Chapter 5 is entitled "Tennis and the Immortal Soul." The conjunction here is not intended to suggest a deep connection as one finds in  Zen and the Art of Motorcycle Maintenance. On the contrary, the suggestion is that tennis and other leisure pursuits are what people regard as important while they neglect the type of "cultivation of mind" that the author believes is essential to feed the soul. That becomes clear from the end of the chapter:
 But I do suggest that you might, for a commencement, employ an hour and a half every other evening in some important and consecutive cultivation of the mind. You will still be left with three evenings for friends, bridge, tennis, domestic scenes, odd reading, pipes, gardening, pottering, and prize competitions. You will still have the terrific wealth of forty-five hours between 2 p.m. Saturday and 10 a.m. Monday. If you persevere you will soon want to pass four evenings, and perhaps five, in some sustained endeavour to be genuinely alive. And you will fall out of that habit of muttering to yourself at 11.15 p.m., "Time to be thinking about going to bed." The man who begins to go to bed forty minutes before he opens his bedroom door is bored; that is to say, he is not living.But remember, at the start, those ninety nocturnal minutes thrice a week must be the most important minutes in the ten thousand and eighty. They must be sacred, quite as sacred as a dramatic rehearsal or a tennis match. Instead of saying, "Sorry I can't see you, old chap, but I have to run off to the tennis club," you must say, "...but I have to work." This, I admit, is intensely difficult to say. Tennis is so much more urgent than the immortal soul.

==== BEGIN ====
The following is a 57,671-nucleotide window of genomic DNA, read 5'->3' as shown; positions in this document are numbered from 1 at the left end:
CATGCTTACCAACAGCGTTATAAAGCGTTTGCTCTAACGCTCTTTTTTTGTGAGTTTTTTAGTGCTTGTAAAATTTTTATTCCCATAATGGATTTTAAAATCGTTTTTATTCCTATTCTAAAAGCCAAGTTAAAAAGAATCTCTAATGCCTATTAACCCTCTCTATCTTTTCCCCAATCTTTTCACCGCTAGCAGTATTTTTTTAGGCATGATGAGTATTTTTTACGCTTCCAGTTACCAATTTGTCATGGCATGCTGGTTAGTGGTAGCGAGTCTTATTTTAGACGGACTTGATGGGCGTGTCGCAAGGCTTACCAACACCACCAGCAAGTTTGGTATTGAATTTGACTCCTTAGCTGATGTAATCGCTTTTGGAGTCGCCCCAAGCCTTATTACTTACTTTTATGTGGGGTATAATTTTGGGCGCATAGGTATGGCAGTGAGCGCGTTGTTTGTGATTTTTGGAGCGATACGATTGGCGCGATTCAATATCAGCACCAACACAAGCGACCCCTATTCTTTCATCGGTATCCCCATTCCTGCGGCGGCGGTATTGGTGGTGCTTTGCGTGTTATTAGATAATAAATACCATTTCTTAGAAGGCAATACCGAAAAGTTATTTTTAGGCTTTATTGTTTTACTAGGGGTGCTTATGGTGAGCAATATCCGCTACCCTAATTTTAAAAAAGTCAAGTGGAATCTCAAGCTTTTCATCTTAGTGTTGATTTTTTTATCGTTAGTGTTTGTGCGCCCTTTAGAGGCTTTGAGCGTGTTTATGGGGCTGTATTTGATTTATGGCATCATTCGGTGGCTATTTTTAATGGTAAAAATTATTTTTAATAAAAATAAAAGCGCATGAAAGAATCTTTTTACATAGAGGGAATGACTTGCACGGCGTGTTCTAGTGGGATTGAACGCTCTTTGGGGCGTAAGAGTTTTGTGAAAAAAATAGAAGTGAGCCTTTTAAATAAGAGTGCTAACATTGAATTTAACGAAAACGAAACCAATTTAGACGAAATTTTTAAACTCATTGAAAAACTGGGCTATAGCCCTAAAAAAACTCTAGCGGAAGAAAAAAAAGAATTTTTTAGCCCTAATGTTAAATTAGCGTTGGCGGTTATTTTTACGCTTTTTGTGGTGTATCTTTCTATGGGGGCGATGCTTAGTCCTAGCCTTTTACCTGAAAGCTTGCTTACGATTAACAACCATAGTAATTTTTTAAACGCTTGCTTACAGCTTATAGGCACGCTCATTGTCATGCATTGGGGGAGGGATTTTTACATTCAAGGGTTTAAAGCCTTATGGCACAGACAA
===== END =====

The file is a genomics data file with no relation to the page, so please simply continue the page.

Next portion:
I find it fascinating that the core of such advice is so consistent for over a century, despite the massive changes the world has seen over two World Wars and the rapid advance of technology. That is not to mitigate the differences in contexts. They are quite striking. Clearly, the people the book addresses are not feeling the same stress people do today when they rise early to commute to work and return from it. Work begins for them at 10 AM and ends at 6 PM. The commute is assumed to take at most half an hour, though there also is an assumption of a sixth half day of work ending at 2 PM.